After giving a leg-up to the moribund industrial sector in the state through the West Bengal Investment and Industrial Policy 2013, the government of West Bengal has turned its attention to agricultural market in the state, to give the sector a new direction. ‘Bengal Beckons’ is gradually beginning to borne fruit. At that summit with industrialists in Mumbai in August, Chief Minister Mamata Banerjee had promised all help to industrialists, without compromising with the interests of the people of the state.
To give a push to agriculture and agro-based industries, the latest big decision of the West Bengal government is to set up agri-logistics hubs called ‘Krishak Bazars’, or farmers’ markets. The idea is to rope in private sector players in agriculture, just like in industry. The government wants to prove that private players can flourish in the state, and remove the negative perception regarding the issue of land acquisition for industry.
Companies which want to develop the Krishak Bazars would get the same benefits regarding land as those seeking to set up industries in the state. Apparently, the interest shown by Mukesh Ambani at the ‘Bengal Beckons’ summit to invest in this sector has fuelled the state government’s dreams to see this sort of initiative as a highly profitable venture. Through these dedicated markets, both the farmer and the companies running them would get to make profits.
Other top industrialists like Sanjiv Goenka of RP-Sanjiv Goenka Group, Sanjay Budhia of Patton Group, Mahendra Jalan of Keventer are also enthusiastic about the state government’s decision. They are calling it an extremely courageous decision on the part of the Chief Minister given the past history of the state in this regard. Companies like Adani Group, Shree Shubham Logistics Limited (SSLL) and Origo Commodities, which are running successful agri-logistics hubs in other parts of India have also shown a lot of interest in running such state-of-the-art hubs in West Bengal. According to government sources, foreign investors are also welcome to invest in these hubs (quite a few of them have shown a steady interest in investing in the state in recent times).
Their interest stems from the fact of wanting to tap the potential that the state has in terms of its huge agricultural produce. The new agribusiness hubs to be set up would give a viable shape to those plans, keeping the land use policy of the state intact.
To make these hubs a success in the long term, both for the investor and the state, a few pre-conditions have been decided upon.
- The minimum investment required to set up these hubs has been fixed at Rs 150 crore.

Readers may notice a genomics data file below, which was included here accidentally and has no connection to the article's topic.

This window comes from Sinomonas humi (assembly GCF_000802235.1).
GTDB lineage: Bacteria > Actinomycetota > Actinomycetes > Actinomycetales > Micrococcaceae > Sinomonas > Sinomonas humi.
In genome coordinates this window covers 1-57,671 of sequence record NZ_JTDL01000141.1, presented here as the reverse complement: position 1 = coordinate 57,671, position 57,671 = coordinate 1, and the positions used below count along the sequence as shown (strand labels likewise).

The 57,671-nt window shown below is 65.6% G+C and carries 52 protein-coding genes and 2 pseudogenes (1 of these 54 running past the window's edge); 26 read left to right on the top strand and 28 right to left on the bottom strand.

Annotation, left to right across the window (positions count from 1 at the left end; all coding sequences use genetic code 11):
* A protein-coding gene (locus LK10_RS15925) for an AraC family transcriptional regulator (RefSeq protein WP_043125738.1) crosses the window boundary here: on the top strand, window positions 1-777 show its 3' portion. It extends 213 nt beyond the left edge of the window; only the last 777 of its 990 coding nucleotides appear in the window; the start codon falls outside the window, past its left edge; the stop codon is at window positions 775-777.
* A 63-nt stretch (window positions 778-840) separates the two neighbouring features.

- The companies should have a minimum of three years’ experience in the buying, processing and storage of agri-products.
Highlights of the structure of Krishak Bazars
- The Krishak Bazars would run on a hub-and-spoke model
- Each Krishak Bazar would have 15-20 primary agricultural markets or mandis (the ‘spokes’ in the hub-and-spoke model) attached to it
- The company running a hub would get its supplies from these mandis
- It would be responsible for all aspects of the mandis, including those related to land
- The hubs should have warehouses to store 75,000 to 2 lakh metric tonnes of food grains
- Cold storage units to store 1 to 2 lakh metric tonnes of potatoes
- Rice processing units having a capacity of at least 2 lakh metric tonnes
- Units to produce edible oil from rice husks
- Other types of agri-processing units
- Packaging units for the processed and non-processed commodities
- Storage units of up to 1 lakh metric tonnes for animal feed
- Different setups in each hub for selling vegetables and fruits
The initial phase would see such markets established in the districts of Midnapore, Birbhum and those in North Bengal. Each of these hubs, one in each district, would have 15-20 mandis under it, which would supply its requirements. The company which runs a hub would also be responsible for running the mandis under it. This has been done to ensure that a particular hub is able to run independently, without any interference.
The state government is going full swing to make this initiative happen. Till now the state has had a negative image regarding attracting investments. The government’s land use policy and opposition to special economic zones (SEZs) were seen as major roadblocks towards economic development of the state.
According to senior functionaries of chambers of commerce like Associated Chambers of Commerce and Industry of India (ASSOCHAM) and Merchants’ Chamber of Commerce (MCC), this initiative of the state government would have multiple benefits.
- Contractual farmers would get the right price for their produce directly from the companies buying them.
- The scourge of middlemen, who buy at a very low price from farmers and sell at a much higher price, creating little benefit for the farmers and maximum benefit for themselves, would also be removed.
To its credit, the West Bengal government has successfully initiated a new path towards development, while sticking to its stated land policies. This is indeed a major achievement. Few (or no) states have managed to look after the interests of farmers this way while managing to create interest among industrialists.
More such summits are in the offing in Kolkata and Delhi where industrialists are to be formally invited to invest in these Krishak Bazars.